• Trim Your Shrubs, Hedges and Trees

    • The dormant months are ideal for pruning and trimming perennial plants. In addition to these plants, the vast majority of shrubs and hedges can be pruned during this time. If you’re thinking about pruning your trees, now is also a great time to prune both evergreen and deciduous trees.
    • To properly prune your trees, inspect the tree thoroughly and cut back only failing or decayed branches. It is best to use a local, reliable, insured tree removal service. Simpson’s Tree Service will remove any dead trees or high branches.
  • Remove Leaves and Debris

    • Throughout fall and winter, it is very important to keep leaves off your lawn every few days. Leaves and debris that sit on the surface of your lawn prevent sunlight from reaching the grass blades underneath. Less sun means less growth, which in turn makes your grass look less lush and healthy.

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  • Prep Planting Beds for Mulch

    • As spring approaches, get a head start on your planting beds in four easy steps. First, prune all shrubs, trees and perennials in your planting beds. Then, remove all leaves and other debris. Then install your bulbs for spring. For ideal results, the bulbs should be planted in a well-draining, elevated planting bed.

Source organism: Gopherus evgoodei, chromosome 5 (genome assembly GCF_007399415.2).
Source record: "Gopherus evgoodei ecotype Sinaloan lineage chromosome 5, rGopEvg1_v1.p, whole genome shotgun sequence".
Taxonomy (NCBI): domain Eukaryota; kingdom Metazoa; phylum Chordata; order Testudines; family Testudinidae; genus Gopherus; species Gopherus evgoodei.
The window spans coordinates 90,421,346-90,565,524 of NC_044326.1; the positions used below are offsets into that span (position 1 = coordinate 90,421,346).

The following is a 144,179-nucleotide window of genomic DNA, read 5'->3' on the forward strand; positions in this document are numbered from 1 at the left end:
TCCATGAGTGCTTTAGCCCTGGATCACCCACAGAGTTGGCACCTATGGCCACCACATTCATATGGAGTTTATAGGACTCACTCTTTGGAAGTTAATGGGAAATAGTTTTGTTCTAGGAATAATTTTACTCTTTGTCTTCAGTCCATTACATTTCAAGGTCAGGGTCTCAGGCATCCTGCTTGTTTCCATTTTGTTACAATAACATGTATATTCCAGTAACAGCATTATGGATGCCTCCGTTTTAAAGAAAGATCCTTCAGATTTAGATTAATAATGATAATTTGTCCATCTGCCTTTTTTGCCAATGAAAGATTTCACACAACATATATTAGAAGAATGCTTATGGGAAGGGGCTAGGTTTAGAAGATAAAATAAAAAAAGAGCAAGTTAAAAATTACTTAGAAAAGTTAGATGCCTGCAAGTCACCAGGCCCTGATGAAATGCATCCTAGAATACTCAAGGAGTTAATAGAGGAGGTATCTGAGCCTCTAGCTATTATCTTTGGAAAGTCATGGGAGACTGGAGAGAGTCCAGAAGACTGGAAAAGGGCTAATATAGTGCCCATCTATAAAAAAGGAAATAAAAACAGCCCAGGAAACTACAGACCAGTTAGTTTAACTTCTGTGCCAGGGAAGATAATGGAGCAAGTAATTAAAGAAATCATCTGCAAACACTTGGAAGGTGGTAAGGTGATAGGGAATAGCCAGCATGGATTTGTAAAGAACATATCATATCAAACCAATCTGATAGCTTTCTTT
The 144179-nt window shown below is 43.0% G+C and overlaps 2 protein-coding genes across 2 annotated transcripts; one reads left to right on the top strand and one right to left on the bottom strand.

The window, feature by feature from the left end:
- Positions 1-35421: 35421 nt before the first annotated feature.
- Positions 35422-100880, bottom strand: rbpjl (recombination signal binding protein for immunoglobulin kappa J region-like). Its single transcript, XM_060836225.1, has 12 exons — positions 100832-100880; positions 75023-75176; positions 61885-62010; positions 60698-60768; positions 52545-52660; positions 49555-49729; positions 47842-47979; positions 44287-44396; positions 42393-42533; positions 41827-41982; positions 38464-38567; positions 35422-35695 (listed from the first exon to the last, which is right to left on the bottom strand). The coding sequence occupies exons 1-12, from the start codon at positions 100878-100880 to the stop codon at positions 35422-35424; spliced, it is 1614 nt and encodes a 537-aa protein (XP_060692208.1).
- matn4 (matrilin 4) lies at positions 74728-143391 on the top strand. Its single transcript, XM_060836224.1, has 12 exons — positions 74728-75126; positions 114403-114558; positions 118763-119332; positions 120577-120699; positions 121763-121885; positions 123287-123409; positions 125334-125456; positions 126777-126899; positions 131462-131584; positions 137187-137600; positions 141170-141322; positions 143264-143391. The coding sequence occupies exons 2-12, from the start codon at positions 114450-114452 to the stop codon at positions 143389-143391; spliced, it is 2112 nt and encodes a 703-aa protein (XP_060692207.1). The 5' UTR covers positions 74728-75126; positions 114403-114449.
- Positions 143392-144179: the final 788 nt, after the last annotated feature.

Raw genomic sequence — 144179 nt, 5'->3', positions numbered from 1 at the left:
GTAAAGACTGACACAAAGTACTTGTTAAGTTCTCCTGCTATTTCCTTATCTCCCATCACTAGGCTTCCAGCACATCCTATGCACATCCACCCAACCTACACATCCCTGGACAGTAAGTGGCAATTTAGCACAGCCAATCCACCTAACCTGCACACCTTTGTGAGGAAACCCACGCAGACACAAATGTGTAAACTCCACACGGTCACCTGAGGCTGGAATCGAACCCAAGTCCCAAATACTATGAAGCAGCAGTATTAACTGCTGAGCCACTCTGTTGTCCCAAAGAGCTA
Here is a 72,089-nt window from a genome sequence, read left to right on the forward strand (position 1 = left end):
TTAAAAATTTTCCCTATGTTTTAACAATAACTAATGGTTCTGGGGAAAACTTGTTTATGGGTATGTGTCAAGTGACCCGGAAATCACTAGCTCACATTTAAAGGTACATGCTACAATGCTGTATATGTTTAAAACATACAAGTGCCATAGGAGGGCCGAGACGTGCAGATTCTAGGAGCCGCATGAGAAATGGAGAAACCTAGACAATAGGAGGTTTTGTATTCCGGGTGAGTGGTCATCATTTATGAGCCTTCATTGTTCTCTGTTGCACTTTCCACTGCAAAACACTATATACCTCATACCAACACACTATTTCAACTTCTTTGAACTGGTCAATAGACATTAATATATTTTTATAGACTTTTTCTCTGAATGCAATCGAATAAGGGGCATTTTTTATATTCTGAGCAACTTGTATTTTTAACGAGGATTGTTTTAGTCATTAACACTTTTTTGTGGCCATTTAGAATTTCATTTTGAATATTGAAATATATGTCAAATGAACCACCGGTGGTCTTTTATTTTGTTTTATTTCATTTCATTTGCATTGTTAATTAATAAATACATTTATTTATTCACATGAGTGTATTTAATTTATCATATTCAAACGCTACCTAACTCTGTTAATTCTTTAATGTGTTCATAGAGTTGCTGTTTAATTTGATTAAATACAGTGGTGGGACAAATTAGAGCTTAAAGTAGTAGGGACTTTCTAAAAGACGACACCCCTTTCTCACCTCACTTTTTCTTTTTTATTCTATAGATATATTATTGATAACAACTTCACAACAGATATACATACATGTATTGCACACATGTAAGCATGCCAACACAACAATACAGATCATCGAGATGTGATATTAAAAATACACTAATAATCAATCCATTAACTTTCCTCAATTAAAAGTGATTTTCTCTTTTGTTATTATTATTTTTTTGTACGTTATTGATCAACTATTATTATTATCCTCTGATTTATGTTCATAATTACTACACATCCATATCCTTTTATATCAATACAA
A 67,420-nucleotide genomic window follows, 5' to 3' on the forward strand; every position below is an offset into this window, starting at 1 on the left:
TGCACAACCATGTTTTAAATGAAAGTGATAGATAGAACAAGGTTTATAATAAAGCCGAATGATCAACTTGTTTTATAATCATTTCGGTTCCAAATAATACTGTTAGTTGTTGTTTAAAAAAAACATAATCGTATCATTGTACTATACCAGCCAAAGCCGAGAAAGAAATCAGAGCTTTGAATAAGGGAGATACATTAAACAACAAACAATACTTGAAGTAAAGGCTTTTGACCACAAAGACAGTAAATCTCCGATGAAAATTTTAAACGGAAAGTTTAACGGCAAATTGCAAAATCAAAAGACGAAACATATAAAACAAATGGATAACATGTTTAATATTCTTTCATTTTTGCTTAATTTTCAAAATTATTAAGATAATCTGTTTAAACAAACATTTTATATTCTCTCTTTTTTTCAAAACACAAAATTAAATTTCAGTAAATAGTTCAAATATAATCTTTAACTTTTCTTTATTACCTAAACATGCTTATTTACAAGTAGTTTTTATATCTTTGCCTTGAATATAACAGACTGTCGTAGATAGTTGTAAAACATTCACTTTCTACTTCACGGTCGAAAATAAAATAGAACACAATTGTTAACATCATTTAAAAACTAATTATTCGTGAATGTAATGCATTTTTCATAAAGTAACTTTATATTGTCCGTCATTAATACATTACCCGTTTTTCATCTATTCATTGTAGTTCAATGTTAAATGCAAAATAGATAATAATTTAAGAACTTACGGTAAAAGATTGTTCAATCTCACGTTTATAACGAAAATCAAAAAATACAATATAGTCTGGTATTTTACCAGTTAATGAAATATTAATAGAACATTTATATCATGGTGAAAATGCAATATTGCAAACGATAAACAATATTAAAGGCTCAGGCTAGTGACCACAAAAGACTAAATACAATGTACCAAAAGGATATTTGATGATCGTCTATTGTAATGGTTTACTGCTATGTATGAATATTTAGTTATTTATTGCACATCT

• Spread Mulch

    • Mulch your planting beds at a depth of 1.5 – 2 inches. As you mulch, be certain not to cover the trunk of any shrub or tree trunks. Mulch holds moisture and can cause trunk and root rot if it is spread too heavily around the base of plantings.
  • Winter Care for your Landscape

    • In late fall through winter, mow your lawn one last time to prevent matting.
    • Tie up your loosely branched evergreens and boxwoods to prevent weather damage.
    • Prepare your home for winter and spring by cleaning out the gutters and downspouts once the leaves from the trees have all fallen. If you have a garden, fasten climbing roses to help prevent wind damage.
    • Provide protection for your tender or early flowering plants like rhododendrons, camellias, azaleas and daphne by staking around, then covering them with burlap if a severe cold spell is forecasted.